(Interview starts at 0:21:00)
Proponents of Clean Energy: About the Guests
Eric Pasi, Chief Development Officer, IPS
As Chief Development Officer for Impact Power Solutions, Pasi has helped organizations analyze and adopt clean energy strategies nationwide. He is extremely passionate about renewable power, entrepreneurship and the climate crisis. In 2020, he released his first book called “CleanWave: A Guide to Success in the Green Recovery” where he outlines the past, present, and future of clean tech, and its role in a post-COVID19 and post-George Floyd recovery.
Joan E: Eric Pasi is the chief Development Officer of IPS and he joins me today to do a round up on a lot of things that are happening here in Illinois. Welcome, Eric. How are you?
Eric P: Good afternoon, Joan. I’m doing fabulous today. How are you?
Joan E: I’m doing really, really well. Summer used to be a time when everybody got kind of sleepy. We could do stories on trees in the park, that kind of thing. Ever since the previous administration in Washington, summer is no longer sleepy. Summer is like, oh, my god, there’s a firehose, what’s happening today. So it kind of kind of keeps me on my toes. Hey, one of the things that I wanted to ask you about, speaking of clean energy, was the clean energy bill in Springfield. It looked like a lot of people were working on it and it was very close to being a done deal. There were some last minute snags, then there was the report that maybe when they came back in a lame duck session it would be voted on there and that didn’t happen either. Is this thing permanently stalled do you think? Or is it just a temporary delay?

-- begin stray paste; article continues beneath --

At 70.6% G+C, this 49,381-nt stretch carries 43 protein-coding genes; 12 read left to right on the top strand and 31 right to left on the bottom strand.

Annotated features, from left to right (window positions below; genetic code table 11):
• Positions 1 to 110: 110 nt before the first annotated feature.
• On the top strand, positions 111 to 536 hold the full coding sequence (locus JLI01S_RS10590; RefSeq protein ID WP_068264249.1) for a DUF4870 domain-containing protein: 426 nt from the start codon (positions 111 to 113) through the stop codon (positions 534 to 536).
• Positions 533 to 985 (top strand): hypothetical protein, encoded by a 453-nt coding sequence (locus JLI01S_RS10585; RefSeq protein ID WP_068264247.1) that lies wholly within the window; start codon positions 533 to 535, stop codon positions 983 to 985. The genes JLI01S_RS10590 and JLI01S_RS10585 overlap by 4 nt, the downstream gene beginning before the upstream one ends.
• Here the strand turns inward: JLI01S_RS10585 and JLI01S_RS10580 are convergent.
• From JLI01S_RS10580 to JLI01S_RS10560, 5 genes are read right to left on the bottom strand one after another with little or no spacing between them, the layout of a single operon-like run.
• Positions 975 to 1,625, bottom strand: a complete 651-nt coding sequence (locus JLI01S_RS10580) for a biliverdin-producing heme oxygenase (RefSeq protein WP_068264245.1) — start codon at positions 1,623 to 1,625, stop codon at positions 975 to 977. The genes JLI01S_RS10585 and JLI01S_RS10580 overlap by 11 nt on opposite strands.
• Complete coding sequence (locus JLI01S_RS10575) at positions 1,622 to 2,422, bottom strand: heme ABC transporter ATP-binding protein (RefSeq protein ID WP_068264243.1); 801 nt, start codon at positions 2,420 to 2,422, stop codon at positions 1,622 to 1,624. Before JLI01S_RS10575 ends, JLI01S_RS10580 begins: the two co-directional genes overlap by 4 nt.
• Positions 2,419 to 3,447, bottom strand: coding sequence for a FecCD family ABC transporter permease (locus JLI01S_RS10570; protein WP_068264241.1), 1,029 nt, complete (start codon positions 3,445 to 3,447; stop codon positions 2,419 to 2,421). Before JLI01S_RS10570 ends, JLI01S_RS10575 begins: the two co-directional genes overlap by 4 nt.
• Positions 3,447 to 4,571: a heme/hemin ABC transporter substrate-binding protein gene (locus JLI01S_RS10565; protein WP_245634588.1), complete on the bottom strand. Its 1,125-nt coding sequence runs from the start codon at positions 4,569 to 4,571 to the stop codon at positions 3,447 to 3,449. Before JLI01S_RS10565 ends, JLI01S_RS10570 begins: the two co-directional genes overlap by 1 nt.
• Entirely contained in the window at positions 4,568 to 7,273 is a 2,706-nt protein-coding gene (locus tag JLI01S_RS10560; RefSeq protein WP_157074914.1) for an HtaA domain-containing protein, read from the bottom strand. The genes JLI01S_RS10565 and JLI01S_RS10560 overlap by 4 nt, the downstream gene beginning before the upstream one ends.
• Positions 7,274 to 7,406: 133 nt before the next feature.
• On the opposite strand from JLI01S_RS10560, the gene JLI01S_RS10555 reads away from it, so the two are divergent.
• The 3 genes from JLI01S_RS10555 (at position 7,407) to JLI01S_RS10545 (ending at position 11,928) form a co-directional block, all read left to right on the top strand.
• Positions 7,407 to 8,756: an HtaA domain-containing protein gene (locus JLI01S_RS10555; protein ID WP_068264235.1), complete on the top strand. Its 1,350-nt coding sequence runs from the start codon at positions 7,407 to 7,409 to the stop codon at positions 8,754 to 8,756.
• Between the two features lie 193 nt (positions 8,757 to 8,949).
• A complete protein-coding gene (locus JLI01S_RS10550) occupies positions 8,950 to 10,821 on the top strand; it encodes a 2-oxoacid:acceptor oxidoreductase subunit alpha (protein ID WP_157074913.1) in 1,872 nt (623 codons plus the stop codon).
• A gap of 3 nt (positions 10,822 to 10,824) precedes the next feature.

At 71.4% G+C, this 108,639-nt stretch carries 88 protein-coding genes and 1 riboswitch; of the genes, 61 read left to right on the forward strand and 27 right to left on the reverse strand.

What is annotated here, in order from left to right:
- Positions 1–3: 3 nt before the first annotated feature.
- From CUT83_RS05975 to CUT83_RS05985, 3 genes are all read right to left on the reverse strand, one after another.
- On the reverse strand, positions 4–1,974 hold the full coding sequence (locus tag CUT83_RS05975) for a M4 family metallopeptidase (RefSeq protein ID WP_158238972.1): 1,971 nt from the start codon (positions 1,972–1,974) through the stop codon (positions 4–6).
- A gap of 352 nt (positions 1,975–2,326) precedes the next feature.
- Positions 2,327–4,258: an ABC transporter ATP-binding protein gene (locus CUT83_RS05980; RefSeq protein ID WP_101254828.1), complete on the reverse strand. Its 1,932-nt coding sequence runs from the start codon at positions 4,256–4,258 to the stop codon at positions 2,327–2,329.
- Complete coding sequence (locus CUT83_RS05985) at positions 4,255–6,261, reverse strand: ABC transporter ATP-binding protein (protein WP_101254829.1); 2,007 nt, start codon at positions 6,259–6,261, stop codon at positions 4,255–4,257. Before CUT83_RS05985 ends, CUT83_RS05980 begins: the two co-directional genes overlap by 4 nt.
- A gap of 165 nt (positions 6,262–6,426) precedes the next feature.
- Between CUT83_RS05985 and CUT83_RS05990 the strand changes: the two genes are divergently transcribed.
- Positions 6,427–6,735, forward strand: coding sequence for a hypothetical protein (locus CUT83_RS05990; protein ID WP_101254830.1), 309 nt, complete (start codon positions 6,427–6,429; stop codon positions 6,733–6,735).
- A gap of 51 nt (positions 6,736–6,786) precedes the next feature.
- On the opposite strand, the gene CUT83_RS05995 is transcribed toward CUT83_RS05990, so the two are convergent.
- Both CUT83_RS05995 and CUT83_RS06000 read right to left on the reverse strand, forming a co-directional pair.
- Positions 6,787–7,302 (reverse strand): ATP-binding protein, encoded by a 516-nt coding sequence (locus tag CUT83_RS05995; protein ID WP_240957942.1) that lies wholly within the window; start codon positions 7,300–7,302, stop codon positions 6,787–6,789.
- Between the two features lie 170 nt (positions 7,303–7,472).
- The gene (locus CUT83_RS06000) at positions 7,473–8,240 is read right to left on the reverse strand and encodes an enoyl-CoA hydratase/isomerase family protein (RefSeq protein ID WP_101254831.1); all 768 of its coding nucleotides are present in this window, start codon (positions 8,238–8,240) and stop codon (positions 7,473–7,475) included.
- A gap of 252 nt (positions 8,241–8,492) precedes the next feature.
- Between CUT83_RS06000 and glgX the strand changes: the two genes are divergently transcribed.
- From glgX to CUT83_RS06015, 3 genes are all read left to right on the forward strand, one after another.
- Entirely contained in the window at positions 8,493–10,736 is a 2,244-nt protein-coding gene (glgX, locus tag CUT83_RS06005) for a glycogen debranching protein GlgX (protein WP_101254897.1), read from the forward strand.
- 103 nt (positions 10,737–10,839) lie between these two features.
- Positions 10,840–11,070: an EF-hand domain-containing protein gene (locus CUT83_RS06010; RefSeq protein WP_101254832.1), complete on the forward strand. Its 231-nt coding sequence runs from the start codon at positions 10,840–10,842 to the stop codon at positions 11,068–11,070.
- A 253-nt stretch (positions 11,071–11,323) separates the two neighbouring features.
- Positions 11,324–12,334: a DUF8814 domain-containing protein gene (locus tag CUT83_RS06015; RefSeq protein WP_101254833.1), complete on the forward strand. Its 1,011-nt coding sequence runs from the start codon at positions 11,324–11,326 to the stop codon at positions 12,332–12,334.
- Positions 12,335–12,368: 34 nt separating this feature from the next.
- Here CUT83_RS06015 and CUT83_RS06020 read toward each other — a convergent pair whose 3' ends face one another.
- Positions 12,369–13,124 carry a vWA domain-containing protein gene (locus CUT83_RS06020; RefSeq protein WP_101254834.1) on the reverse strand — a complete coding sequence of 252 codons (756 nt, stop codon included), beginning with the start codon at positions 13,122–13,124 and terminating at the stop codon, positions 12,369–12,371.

Eric P: I think it’s a temporary delay. The reason why is that there’s so much on the line for a lot of different industries, and specifically clean energy. Our company, Impact Power Solutions, has a ton of projects that are waiting to be constructed if that bill passes, and so we’re talking about billions of dollars that would be unleashed for new landowner payments, for new tax revenue within the state. Not to mention just transitioning the grid to a much cleaner state. So we do expect that by the end of next month, August 31st is kind of a soft deadline, where we expect some movement. There’s a lot of optimism from people that are very close to the negotiations. As maybe some of your listeners know, really what happened at the end of the session was that downstate Illinois was really hoping for an equitable transition from coal, specifically at the Prairie State facility that has contracts that are lasting into the next 25 years. We understand that coal has been a strong source of good paying jobs in the region for decades, and this transition should and will recognize coal’s importance to the state and help those workers and families transition to the green economy. That’s really our hope. And we’re optimistic about it.